“…the terror that destroyeth in the noontide.”

“And of course it grows silently. In our noise-obsessed culture it is very easy to forget just how many of the major physical forces on which we depend are silent — gravity, electricity, light, tides, the unseen and unheard spinning of the whole cosmos. The earth spins, it spins fast. It spins about its own axis at about 1,700 kilometres per hour (at the Equator); it orbits the sun at 107,218 kilometres per hour. And the whole solar system spins through the spinning galaxy at speeds I hardly dare to think about. The earth’s atmosphere spins with it, which is why we do not feel it spinning. It all happens silently.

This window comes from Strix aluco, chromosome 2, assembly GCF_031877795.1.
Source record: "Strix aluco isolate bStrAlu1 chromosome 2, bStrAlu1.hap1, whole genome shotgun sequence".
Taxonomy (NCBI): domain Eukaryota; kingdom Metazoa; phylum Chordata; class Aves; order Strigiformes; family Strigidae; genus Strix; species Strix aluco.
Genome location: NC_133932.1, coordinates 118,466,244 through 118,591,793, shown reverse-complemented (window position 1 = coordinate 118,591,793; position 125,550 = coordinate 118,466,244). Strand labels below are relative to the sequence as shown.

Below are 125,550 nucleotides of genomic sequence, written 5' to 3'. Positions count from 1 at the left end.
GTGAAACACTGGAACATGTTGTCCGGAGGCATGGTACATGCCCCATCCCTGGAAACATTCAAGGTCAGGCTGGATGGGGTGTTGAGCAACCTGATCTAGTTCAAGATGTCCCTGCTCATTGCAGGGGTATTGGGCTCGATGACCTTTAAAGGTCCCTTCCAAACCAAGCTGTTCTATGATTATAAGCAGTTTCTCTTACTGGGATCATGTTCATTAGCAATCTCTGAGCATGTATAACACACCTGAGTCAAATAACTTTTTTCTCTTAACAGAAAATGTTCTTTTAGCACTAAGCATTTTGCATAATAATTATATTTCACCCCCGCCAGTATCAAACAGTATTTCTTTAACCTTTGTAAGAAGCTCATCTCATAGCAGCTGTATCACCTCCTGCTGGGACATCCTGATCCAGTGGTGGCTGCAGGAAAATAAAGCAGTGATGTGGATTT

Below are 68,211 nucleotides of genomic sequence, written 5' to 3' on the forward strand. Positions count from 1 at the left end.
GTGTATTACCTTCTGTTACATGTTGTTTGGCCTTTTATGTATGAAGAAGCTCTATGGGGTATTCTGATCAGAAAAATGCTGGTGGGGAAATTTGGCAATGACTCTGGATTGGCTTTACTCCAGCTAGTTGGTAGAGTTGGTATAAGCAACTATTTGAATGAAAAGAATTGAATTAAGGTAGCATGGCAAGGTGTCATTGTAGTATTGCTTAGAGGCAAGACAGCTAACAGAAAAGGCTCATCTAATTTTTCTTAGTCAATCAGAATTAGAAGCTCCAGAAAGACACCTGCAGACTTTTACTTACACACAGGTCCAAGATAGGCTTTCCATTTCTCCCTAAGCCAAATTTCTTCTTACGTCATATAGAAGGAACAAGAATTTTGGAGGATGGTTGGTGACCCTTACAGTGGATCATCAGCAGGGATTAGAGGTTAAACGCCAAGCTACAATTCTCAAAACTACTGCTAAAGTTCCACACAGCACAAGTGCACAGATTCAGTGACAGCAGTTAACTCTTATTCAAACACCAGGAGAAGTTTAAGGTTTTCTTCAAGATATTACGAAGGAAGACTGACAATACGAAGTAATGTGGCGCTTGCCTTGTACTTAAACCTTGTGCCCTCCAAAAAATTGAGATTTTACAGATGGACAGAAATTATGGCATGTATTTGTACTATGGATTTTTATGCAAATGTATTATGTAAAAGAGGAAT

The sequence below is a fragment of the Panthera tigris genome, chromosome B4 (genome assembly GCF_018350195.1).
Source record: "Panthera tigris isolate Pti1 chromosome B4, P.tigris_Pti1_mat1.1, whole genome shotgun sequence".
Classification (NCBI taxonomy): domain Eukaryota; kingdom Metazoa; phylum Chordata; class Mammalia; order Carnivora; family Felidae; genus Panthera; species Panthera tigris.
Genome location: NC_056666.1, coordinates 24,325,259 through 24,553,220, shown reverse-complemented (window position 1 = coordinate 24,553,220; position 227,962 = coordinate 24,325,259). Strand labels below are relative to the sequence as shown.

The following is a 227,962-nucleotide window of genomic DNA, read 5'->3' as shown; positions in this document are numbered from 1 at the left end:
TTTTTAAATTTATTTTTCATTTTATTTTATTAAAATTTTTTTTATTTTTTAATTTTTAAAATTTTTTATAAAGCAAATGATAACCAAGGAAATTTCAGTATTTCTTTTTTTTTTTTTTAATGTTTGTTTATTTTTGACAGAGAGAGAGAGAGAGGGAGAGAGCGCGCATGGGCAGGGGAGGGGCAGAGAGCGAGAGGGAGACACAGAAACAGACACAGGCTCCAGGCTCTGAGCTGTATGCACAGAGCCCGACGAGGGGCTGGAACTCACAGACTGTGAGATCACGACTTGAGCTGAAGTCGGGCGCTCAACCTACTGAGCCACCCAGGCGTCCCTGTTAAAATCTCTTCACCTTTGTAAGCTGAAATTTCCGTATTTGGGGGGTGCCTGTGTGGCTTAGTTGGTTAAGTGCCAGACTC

Organic growth is silent too. Cells divide, sap flows, bacteria multiply, energy runs thrilling through the earth, but without a murmur. ‘The force that through the green fuse drives the flower,’ is a silent force. Soil, that very topmost skin coating, is called earth and the planet itself is called earth. It is all alive — pounding, heaving, thrusting. Microscopic fungi spores grow, lift pavements and fell houses. We hear the crack of the pavements and the crash of the buildings — such human artefacts are inevitably noisy — but the fungus itself grows silently. Perhaps we are wise to be terrified of silence — it is the terror that destroyeth in the noontide.”

From Sara Maitland’s stunning A Book of Silence

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Michelle

Reader, writer, translator, nature-lover, happy expat and concerned world citizen.

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